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Analysis of creating a literate environment1
 

Analysis of creating a literate environment1

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Walden University

Walden University
Beginning Reader Pre-K -3
Cindee Eaton
October 21,2012

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  • Cindee Eaton

Analysis of creating a literate environment1 Analysis of creating a literate environment1 Presentation Transcript

  • Arlinda Hairston Walden UniversityBeginning Reader Pre-K – 3 Cindee Eaton
  • Getting To Know Your Students Make a variety of books available to students Give students time to read, discuss and comprehend text Develop relationships with students and parents Allow students opportunity to have rich conversations about text Use Cognitive and NonCognitive Assessments Determine students’ interest Analyze what motivates students Connect students with text that connects to their background knowledge or schema Build relationships with students Build partnerships with parents and community Build a rich literacy environment with emergent readers
  • Research Based Practices SupportingGetting to Know Learners Dr. Tomkins,2010. supports building a classroom environment that supports introducing students to various forms of literacy Teachers should use a variety of formal and informal assessments to determine students stage of reading and writing development (Laureate Education Inc., 2010) Dr. Peter Afflerbach, 2012, supports assessments to determine effectiveness of reading programs, motivate and encourage students to read Assessments teach students how to self-assess Dr. Janice Almasi, suggest that knowing students interest and literacy autobiography helps to build on background knowledge and schema
  • Getting to Know Students Dr. Lori Helman,( Laureate Education, 2010), focuses on the need to develop a rich oral language and vocabulary base to build skills needed to move from the emergent t reader stage to proficient reader It is important to become familiar with students’ cultural background and the types of books that interest the student The Elementary Reading Attitude Survey( McKenna & Kear,1990, used to determine a student’s academic or recreational attitude toward reading is an excellent tool to assess the noncognitive aspects of reading Gambrell,Palmer, Codling & Mazzoni, 1996, developed the noncognitive tool, The Motivation to Read Profile assess a student’s motivation to read
  • Selecting Text Teachers should select appropriate and engaging text Select text that is authentic and meaningful to students Expose students to a wide range of text from narrative to informational and from linguistic to semiotic Analyze the complexity of text to determine whether text is too difficult for the students Select text according to students reading level , interest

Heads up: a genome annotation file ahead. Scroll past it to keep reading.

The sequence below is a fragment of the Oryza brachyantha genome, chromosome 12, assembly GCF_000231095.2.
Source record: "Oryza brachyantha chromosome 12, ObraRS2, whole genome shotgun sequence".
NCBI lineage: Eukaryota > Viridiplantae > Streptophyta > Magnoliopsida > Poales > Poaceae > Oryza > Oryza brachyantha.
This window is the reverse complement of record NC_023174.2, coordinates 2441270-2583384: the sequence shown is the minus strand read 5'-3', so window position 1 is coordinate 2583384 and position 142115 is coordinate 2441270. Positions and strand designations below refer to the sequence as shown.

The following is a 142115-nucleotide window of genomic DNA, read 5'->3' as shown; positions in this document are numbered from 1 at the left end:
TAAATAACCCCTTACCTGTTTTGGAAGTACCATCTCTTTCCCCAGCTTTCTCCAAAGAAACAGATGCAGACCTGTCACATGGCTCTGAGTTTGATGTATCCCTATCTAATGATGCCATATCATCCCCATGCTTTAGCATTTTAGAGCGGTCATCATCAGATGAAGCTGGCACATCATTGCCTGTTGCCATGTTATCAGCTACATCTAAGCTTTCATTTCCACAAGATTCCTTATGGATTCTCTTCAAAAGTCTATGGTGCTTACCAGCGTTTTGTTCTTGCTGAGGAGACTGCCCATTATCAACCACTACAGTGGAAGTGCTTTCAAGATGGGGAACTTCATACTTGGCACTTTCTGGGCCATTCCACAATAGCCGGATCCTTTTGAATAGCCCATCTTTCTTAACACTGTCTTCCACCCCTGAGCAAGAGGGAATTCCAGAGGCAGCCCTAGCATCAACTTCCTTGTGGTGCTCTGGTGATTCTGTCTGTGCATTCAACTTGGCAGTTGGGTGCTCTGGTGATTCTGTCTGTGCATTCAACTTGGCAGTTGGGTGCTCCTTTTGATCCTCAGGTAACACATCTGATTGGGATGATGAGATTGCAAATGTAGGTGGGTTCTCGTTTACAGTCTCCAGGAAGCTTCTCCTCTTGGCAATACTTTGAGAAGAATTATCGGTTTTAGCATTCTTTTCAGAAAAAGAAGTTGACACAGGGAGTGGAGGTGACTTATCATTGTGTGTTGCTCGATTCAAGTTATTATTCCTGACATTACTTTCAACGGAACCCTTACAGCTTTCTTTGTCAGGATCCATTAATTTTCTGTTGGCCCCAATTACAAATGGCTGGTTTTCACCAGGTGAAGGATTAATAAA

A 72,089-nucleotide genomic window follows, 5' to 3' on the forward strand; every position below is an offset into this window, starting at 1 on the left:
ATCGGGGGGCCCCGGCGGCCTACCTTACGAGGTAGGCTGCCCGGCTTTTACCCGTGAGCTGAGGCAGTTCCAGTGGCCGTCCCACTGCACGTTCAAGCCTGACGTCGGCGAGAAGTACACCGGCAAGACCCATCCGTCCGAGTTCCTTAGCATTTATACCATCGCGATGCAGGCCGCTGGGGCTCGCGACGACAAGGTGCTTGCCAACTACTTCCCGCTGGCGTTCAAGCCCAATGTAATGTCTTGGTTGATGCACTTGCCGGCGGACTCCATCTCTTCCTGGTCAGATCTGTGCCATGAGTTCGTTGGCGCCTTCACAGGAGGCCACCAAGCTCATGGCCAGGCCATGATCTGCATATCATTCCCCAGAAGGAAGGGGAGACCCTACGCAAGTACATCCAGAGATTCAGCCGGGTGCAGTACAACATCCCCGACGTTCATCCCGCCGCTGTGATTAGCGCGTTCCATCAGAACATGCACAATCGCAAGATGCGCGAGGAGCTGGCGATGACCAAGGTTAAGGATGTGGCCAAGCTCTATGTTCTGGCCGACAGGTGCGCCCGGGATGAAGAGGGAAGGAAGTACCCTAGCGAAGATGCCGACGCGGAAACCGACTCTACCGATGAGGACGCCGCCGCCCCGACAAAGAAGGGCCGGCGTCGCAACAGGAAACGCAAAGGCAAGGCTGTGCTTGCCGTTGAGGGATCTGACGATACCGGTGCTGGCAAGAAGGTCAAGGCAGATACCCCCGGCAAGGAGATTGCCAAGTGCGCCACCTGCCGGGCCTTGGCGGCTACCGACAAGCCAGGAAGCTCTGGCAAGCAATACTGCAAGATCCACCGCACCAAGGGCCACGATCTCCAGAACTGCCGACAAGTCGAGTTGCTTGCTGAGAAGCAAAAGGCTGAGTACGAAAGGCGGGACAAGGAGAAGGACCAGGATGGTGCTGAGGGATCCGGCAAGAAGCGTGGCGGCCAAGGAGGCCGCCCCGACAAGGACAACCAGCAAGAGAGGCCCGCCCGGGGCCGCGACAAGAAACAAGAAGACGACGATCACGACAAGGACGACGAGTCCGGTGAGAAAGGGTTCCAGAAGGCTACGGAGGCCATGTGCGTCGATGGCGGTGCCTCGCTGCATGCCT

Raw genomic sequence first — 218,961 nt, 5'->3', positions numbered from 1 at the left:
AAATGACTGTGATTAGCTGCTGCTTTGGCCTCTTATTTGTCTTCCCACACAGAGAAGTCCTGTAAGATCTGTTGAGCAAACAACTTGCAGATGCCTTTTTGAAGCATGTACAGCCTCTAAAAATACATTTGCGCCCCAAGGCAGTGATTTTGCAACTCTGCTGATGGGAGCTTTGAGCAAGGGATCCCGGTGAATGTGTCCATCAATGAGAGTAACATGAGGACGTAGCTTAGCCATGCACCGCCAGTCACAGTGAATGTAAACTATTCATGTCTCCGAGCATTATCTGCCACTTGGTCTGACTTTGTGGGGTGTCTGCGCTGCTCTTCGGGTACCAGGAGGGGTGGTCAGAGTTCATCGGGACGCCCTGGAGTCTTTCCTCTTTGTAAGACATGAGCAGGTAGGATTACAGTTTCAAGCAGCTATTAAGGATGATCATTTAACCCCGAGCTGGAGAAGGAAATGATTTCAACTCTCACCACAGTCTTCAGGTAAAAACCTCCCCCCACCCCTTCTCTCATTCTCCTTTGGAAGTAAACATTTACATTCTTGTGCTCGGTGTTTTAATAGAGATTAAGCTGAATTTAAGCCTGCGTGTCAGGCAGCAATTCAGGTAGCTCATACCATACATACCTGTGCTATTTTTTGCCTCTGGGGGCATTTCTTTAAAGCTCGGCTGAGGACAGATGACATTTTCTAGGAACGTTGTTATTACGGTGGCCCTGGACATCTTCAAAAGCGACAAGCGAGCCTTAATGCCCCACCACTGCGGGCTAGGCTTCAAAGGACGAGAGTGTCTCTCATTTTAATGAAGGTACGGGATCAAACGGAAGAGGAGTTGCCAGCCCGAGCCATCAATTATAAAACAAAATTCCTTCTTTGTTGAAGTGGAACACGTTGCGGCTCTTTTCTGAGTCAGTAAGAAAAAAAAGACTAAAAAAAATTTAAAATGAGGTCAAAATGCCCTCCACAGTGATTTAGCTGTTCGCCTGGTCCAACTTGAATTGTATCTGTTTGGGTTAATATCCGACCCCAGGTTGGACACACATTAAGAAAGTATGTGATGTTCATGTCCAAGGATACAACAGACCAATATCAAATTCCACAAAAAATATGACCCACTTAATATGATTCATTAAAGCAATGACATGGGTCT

• Selecting TextSelect textthat is ageappropriateand engagesstudent’sinterest
  • Selecting Text Dr. Hartman, Laureate Education, 2010. encourages teachers to select text that is authentic and meaningful and will help students relate to what they are reading Using a matrix tool, teachers can evaluate text to determine whether text falls in the range of narrative which tells a story of informational which gives students knowledge or facts about a specific topic( Laureate Education Inc., 2010) Dr. Janice Almasi, Laureate Education, 2010, emphasizes the importance of determining whether text is too easy or hard, as a dimension of difficulty of the text Analyzing the complexity of the text will determine whether the student has sufficient background knowledge to read and comprehend the text
  • Interactive Perspective Teach students to read using different research based strategies Strategies that have proved successful in teaching students to read thinking about text while they are reading Examples of research based strategies are read alouds. Think alouds, Guided reading, Decoding words, Reader’s theater Interactive reading and writing motivates beginning readers to want to read and write Use big books to allow students to share reading experiences
  • Research on Interactive Perspective The goal of the interactive perspective is not only to teach students how to read but to become strategic processors( Laureate Education Inc., 2010). Models for students the appropriate strategies to use when approaching text will guide students into becoming goal oriented readers( Laureate Education Inc., 2011). Students should use metacognitive strategies when approaching text Students should analyze, plan, question, and summarize and self-monitor when reading text
  • Critical and Response Perspectives Examine text and think critically about text judging text Using multiple perspectives help students construct new meaning of text Students also learn to judge text to determine whether the sources are realizable Students can become better readers if they look at text using multiple perspective Using text that teaches students a sense of care can help students develop character, respect, and compassion for others ( Durand, Howell, Schumacher, & Sutton, 2008)
  • Research supporting the Use of Multiple Perspectives Students make critical judgments of characters determining whether characters are an important part of the story( Laureate Education Inc., 2010). Students can develop relationships from characters from stories read in the classroom making characters role models( Durand, Howell, Schumaker, & Sutton,2008). Dr. Janice Almasi, Laureate Education Inc., 2010, encourages teachers to focus on the critical perspective to help students visualize why the author wrote the story Using strategies that employ visualizing, synthesizing, and making connections to text will help students develop multiple perspectives and also helps with critical thinking and problem solving( Chand, 2007).